Thursday, April 23, 2015

How to Communicate Climate Science to all Three Target Audiences

Do you need to communicate climate science? If you live in today's society the answer most likely is yes, you do. This applies not just to climate scientists and scientists in other fields, but to bloggers, writers, journalists, policymakers, and anyone interested in science and/or has a family.

Scientists in all fields engage in a series of steps to communicate the science.

1) Research: Yes, scientists have to do research. Usually a lot of it. Generally this starts with a literature review to see what other scientists have published before. What are the key questions that need to be asked...and hopefully answered? How and why is this research potentially important? Scientists do the research, conduct the studies, and collect the data.

2) Analyze the Data: In these days of supercomputers, satellites, and "big data," the amount of information may be massive. All of that has to be analyzed. Sometimes this can take years. Generally there are teams of researchers working on a project. This can be especially true when that project consists of data collected from all over the world, from satellites, from oceanic transponders, from ice cores, and from potentially hundreds of other places.

3) Attend Conferences: An integral part of communicating the science is attendance at scientific conferences. Thousands of researchers can gather at some central location - or remotely via online symposium capabilities - and present short papers about their research. In between sessions you'll find scientists discussing the latest research. From experience I can confidently say that scientists are not shy about telling other scientists when they think they are wrong...or may have missed something. All of this helps bring out questions, and identify additional experiments to address those questions.

4) Publish: Science is the totality of all the research. Scientific studies generally examine individual pieces of a very large puzzle, and all of those pieces must be examined in context with all the other pieces in order to draw wider conclusions. Some of that is done at conferences, but mostly this is done by publishing the work in peer-reviewed scientific journals. Once published, the study can be looked at by any and all scientists with the interest and expertise to evaluate it. This usually leads to more questions, more studies, and more publications.

So if you're a scientist and you've gone through all of these steps you can consider your science communication done, right?

Wrong. You've only just begun.

Long gone are the days when scientists had the luxury of doing science in their lab or field site, publishing in scientific journals, and moving on to the next study while letting others communicate the information to the wider audiences. Today, with the ubiquity of internet connection and the prevalence of "Google Experts" (i.e., not experts), the chance of the science being misunderstood by the public is huge. Add in the professional lobbyists who intentionally misrepresent the science and you have the makings of a lot of people being misinformed.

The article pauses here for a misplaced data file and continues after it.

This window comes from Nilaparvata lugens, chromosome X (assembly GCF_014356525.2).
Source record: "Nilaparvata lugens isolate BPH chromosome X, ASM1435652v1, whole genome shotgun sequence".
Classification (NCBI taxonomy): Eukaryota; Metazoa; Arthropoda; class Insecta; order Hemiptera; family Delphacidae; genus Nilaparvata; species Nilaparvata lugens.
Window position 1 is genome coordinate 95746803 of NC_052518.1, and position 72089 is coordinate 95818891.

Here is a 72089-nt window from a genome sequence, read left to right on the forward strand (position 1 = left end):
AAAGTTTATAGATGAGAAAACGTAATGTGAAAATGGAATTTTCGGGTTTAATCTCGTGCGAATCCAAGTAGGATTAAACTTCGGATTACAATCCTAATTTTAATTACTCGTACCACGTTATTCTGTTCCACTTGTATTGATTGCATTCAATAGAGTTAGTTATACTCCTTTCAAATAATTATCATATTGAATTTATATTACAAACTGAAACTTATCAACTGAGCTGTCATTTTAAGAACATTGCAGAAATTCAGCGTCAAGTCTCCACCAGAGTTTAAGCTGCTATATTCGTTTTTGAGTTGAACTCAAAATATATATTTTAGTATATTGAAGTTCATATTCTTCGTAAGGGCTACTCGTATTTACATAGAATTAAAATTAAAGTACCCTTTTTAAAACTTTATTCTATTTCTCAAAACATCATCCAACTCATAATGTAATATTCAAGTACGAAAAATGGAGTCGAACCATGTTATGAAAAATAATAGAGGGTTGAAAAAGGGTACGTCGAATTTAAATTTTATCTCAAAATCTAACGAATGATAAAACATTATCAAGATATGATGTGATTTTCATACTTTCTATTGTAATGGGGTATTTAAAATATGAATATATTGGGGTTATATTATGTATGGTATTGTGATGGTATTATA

The first step scientists and others must take is to understand that there are three distinct audiences to whom you must communicate the science.

(1) Other Scientists: This is the easy audience. Other scientists, especially those in the same field of study, generally will attend conferences in person and read the full scientific papers in scientific journals. This is how science has traditionally been communicated.

(2) Policymakers: These include everyone from regulators (such as EPA) through legislators (e.g., Congress, states) on up to the President of the United States (and his or her equivalents in other countries and international bodies). The bigger the issue the greater the likelihood that policymakers will have to pass laws or implement policies to deal with the issue.

(3) The Public: While it has always been the case to some extent, in this connected world the general public's role in making policy has grown exponentially. Policymakers (notwithstanding the disproportionate influence of lobbyists and rich campaign donors) are most influenced by public opinion. It is the public who are the real drivers of change. It is they who give policymakers permission (or pressure) to take action.

That is why the aforementioned lobbyists and donors spend so much time and money shaping public opinion. Often they do this by intentionally misrepresenting the science.

Think about that. Not only is the science often incredibly complicated, which can be hard for the public to follow, there are organizations and individuals out there intentionally trying to mislead the public.

Imagine them doing that without scientists standing up for the science. Imagine what happens when the science is misrepresented without any scientist correcting the misrepresentations. How is the public to understand the science when the only "science" they are presented in terms they can understand is misrepresented? And how are policymakers to make informed policy when they have been intentionally misinformed...and themselves intentionally misinform to avoid taking responsibility for action?

That is the take-home point of this particular post. Scientists must ensure that the science is accurately communicated. And that communication must be to all three audiences - other scientists, policymakers, and the public.

Since the methods for communicating to each audience are different, future posts will examine the specific challenges and present specific communication tips for communicating to each audience in ways each can understand.